The People of the Black Circle (The Essential Conan #2) ★★★☆½

peopleoftheblackcircle (Custom)This review is written with a GPL 4.0 license and the rights contained therein shall supersede all TOS by any and all websites in regards to copying and sharing without proper authorization and permissions. Crossposted at WordPress, Blogspot & Librarything by Bookstooge’s Exalted Permission
Title: The People of the Black Circle
Series: The Essential Conan #2
Author: Robert Howard
Rating: 3.5 of 5 Stars
Genre: Fantasy
Pages: 220
Format: Hardcover

 

Synopsis:

4 stories involving Conan. While not exact, they do seem to move backwards in time, so while he’s king of the Hetman in the first story, by the time we get to the final story he’s a Sword for Hire.

Conan fights something, whether wizards, peoples or monsters, rescues nearly naked women and usually makes off with a boatload of treasure.

 

My Thoughts:

I wasn’t sure how this Conan read would go so soon after the first instalment. Thankfully, moving away from a full novel to shorter, more serialized stories worked rather well.

The first thing I noticed is just how well Howard can write. While the Conan stories are not in any way deep character sketches, Howards writes him in such a way that while sparse doesn’t feel flat. Conan was a real barbarian and Howard brings that to light with a deft touch. He also describes things in such a way as to evoke whatever emotion he is going for in the scene. He knows how to describe things precisely so as to guide you yet it never fell into purple prose territory either. It was a delicate tightrope and I thought he did a fantastic job.

However, the short story format fails us the readers. While all varying enough that they aren’t identical, in either scene or foe, the overall plotlines run almost along identical tracks. That wouldn’t be a problem if you read one story every other month or so. But reading 4 in a matter of weeks, well, it becames a little difficult to ignore.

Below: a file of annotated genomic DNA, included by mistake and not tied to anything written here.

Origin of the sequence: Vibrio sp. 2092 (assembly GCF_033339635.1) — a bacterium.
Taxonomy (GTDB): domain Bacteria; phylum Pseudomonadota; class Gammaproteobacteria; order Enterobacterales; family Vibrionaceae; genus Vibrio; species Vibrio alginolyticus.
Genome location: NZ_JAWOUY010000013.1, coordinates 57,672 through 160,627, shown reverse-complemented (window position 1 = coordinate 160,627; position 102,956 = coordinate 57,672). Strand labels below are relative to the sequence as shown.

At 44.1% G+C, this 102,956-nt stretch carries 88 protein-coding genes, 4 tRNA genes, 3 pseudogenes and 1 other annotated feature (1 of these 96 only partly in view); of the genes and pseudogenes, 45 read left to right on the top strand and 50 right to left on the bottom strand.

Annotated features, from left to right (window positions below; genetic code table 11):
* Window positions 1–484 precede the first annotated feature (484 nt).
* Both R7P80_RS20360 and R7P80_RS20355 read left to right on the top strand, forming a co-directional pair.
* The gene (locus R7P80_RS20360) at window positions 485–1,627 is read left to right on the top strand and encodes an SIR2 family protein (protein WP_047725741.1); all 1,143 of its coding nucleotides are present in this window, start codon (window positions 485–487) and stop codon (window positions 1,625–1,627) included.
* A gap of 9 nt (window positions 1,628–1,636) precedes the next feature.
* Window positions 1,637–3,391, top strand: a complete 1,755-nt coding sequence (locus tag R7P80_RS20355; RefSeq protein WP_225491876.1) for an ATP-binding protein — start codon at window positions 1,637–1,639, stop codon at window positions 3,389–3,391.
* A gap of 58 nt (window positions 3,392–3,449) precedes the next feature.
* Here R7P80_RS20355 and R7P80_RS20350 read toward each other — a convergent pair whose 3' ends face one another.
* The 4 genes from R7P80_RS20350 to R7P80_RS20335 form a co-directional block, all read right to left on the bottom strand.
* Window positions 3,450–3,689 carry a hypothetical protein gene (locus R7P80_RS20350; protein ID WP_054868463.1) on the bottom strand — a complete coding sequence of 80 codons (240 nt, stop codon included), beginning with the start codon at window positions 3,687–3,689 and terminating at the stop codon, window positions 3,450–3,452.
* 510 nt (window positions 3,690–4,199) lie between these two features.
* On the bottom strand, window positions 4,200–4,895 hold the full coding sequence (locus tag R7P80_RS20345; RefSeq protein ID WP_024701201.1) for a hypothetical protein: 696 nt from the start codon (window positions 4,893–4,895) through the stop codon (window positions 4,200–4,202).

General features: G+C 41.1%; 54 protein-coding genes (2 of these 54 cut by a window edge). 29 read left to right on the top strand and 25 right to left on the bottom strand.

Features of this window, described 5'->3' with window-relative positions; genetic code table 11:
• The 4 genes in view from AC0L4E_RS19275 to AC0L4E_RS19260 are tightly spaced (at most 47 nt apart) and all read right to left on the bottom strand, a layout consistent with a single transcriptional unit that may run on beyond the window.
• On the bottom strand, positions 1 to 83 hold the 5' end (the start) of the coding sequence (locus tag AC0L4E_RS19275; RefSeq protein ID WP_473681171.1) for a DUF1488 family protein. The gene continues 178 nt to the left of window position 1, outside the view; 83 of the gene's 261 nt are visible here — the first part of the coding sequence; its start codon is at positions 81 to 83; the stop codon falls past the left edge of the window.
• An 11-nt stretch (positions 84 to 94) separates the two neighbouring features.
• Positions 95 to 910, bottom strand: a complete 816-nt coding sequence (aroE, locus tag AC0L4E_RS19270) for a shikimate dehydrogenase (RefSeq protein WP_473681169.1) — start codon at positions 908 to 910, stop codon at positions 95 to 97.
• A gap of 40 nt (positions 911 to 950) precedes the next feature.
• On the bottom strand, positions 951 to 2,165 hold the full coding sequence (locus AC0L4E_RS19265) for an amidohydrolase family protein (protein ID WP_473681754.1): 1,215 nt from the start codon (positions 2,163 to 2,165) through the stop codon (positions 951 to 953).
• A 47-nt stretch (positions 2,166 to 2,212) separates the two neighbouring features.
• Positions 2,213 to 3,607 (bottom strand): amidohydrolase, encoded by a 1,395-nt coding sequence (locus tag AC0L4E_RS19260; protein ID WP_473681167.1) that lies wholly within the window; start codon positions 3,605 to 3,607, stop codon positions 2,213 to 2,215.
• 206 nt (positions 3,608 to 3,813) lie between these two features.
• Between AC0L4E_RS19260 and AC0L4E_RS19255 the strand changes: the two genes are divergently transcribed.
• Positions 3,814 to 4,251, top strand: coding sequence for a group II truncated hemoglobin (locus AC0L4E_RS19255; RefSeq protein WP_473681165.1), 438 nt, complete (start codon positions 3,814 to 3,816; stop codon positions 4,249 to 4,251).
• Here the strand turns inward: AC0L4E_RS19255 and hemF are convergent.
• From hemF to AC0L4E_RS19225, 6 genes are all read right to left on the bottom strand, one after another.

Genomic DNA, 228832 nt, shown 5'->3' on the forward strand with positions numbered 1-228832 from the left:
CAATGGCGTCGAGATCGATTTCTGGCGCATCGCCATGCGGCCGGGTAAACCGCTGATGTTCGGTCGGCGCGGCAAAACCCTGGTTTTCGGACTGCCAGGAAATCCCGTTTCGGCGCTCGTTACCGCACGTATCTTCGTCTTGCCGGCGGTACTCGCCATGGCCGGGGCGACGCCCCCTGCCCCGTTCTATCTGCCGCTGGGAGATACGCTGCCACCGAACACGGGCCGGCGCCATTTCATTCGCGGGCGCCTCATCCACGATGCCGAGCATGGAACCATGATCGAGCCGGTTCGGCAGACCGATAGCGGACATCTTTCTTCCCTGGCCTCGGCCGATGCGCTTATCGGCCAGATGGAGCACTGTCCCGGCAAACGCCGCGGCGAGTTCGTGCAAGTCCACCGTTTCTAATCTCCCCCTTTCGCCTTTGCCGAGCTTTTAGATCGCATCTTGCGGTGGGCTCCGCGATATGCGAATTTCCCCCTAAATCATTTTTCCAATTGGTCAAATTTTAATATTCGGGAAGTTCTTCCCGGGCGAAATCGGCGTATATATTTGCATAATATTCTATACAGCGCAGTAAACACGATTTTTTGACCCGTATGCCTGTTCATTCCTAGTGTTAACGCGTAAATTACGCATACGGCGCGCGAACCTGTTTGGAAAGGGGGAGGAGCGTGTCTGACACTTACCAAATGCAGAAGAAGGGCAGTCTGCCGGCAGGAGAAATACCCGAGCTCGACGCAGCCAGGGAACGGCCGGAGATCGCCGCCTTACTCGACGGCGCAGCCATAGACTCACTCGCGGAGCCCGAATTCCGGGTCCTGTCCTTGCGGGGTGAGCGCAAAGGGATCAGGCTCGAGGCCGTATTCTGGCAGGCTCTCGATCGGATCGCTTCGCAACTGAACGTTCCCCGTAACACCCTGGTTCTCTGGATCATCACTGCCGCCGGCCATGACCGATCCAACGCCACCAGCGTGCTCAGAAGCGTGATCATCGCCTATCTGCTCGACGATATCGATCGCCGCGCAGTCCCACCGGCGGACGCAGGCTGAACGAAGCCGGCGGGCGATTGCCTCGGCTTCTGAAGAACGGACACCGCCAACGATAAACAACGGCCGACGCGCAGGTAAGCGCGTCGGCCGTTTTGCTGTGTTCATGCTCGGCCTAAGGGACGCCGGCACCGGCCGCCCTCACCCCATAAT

Overall, I am pretty pleased with Conan and how this Essential Series is working out. I’ve got one more to go and then I think I’ll be satisfied with having tried this particular Hero out.

★★★☆½

 

bookstooge (Custom)

 

 

 

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Toll the Hounds (Malazan Book of the Fallen #8) ★☆☆☆☆

tollthehounds (Custom)This review is written with a GPL 4.0 license and the rights contained therein shall supersede all TOS by any and all websites in regards to copying and sharing without proper authorization and permissions. Crossposted at WordPress, Blogspot & Librarything by Bookstooge’s Exalted Permission
Title: Toll the Hounds
Series: Malazan Book of the Fallen #8
Author: Steven Erikson
Rating: 1 of 5 Stars
Genre: Fantasy
Pages: 1299
Format: Digital Edition

 

Synopsis:

I’m really struggling with this.

The Tiste Andii have a big part. Nimander and the young Andii, led by Clip, are on a journey to Black Pearl to pledge allegiance to Anomander Rake. During this journey Clip is possessed by the Fallen god and it is up to Nimander to stop him. Rake himself leaves Black Coral and faces down Hood himself and kills Hood with Dragnipur, thus bringing Hood into the realm of Dragnipur. This allows Hood to bring his armies of the dead against the forces of Chaos within that realm. Rake then faces Traveller, who is revealed as Dassem Ultor, First Sword of the Empire and not only dies in a battle with him, but is killed by Dragnipur as well. This places him in Dragnipur’s realm as well and somehow makes it possible for him to confront Mother Dark and convince her to take her children back.

Karsa Orlong and Samar Dev had been travelling with Traveller and are witnesses.

There is a lot going on in Darujhistan itself. Cutter and others have returned. The remaining Bridge Burners who run a bar, have a contract taken out on them by the Assassins guild. Rallick Nom and Vorcan both recover in the Azath House and get back into the thick of things. Gruntle ends up working for the Trygalle Guild and Mappo takes their services to try to get back to Icarium. Only Mappo and Gruntle get called into the Realm of Dragnipur to help lead the forces of the Dead against Chaos.

The Broken god is also making a play outside of Black Coral to subsume the newly ascended Itkovian, now known as the Redeemer. Using his own corrupted blood, a black addictive druglike sludge, he enslaves the high priestess of the Redeemer and it is up to a former Pannion Domin of all people to defend the Redeemer, who has chosen not to defend himself.